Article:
effect at least 150,000 men, but many
employers signed the scale at the last
moment, thus reducing the number
King Alexander of Servia will not
The Albany, N. Y., street car strike
has been settled.
King Edward has ordered many
reforms at Windsor.
Lawson's yacht Independence is
being hurried to completion.
Germany is much afraid of Amer
ica's commercial supremacy.
Turkey refuses to permit the entry
of typewriters into that country.
The buttle ship Ohio was launched
at San Francisco in the presence ol
A fund is being raised for the de
struction of sea lions at the mouth
of the Columbia river.
The president told Governor Geei
that he might visit Oregon befor
the expiration of his term.
The Union Pacific now controls
the railroad situation from the Mis
souri river to the Pacific coast.
Mrs. McKinlcy is now able to sit
up. No date has yet been fued for
the return of the presidential party
Orders have been issued for a strike
of fifty thousand machinists through
out the country. A prolonged strug
gle is expected in the Pacific coast
Peace reigns in the southern Phil
Civil officers have been appointed
in Albay province.
A transport line may be establisbed
via the Suez canal. t ,
An Ohio river boat was burned.
Two lives were lost. ' ' fc ' '
Three hundred firms have signed
the agreement with machinists.
Ten cars were w recked on a branch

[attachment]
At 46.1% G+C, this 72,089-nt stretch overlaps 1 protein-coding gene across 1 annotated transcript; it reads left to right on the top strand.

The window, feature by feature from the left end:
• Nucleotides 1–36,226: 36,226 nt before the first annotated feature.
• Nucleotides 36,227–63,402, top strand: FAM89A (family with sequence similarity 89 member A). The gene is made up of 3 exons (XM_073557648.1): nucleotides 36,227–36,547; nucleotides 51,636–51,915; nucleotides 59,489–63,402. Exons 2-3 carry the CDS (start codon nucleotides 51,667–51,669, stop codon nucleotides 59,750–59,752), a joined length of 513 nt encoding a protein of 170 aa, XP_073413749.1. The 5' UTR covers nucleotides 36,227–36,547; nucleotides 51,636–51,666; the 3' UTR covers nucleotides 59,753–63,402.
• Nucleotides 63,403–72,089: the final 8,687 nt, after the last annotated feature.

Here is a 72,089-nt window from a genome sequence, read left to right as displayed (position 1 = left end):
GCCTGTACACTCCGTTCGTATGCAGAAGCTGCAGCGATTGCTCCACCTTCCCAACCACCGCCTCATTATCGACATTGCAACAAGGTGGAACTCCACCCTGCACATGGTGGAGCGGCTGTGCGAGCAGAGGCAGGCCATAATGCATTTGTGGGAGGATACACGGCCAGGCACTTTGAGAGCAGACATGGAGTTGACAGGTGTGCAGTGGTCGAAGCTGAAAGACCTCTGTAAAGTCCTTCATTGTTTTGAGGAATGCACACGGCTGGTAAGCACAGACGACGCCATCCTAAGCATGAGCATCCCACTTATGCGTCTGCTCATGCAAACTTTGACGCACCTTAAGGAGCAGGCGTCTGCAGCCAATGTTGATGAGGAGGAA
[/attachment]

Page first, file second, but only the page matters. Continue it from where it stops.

of the Southern Pacific near Albany,
Nine miners are dead and three
fatally injured from an explosion in a
West Virginia coal mine.
The Chilean government bus waived
its objection to the Pan-American
congress to be held in Mexico.
Tresident McKinlcy has given ur
his tour to the Norhtwest on account
of his wifes' illne?s. Her condition
is considered serious.
The Shamrock II will lie partially
The Alaskan, the largest merchant
setamship ever built on the Pacific
coast, has leen launched at the Union
Works, at San Francisco.
The governor of New York has
ordered 2,200 soldiers to Albany. All
efforts to settle trouble between strik
ers and employers has thus far failed.
Although reports coming from
South Africa are very meager, the in
dications are that the Boers are rapid
ly breaking down, owing to cold and
lack of provisions.
The congressional appropriation of
f3,000,000 for the extension of the
rural delivery postal service becomes
available in three months.
The Roman Catholic archbishop of
Montreal has forbidden the members
of that church fronV countenancing
cremation in any way.
The public printer of Minnesota
beat all records by issuing the laws
passed by the rteent legislature with
in two days after adjournment. .
SMALLPOX AT SKAQWAY.
No Doubt About It, Syas Physlcan Who Made
Seattle, May 20.j Ttollowing ore
private advices imcHviiI iy mail from
Sitka, Alaska, dated Mny 11:
Doctors Moore of Skaigway, and
Linhart, of Juneau, have bren inves
tigating the small pox epidemic at
this place, and the former says there
is no doubt of the prevalence of the
disease, despite reports to the con
trary. The doctors visited all the in
fected districts, and the Indian ranch,
Russian town and the Indian mis
sion. Dr. Moore was outspoken re
garding existing conditions. He said
there can 1k no question of the seri
ousness of the situation. Small pox,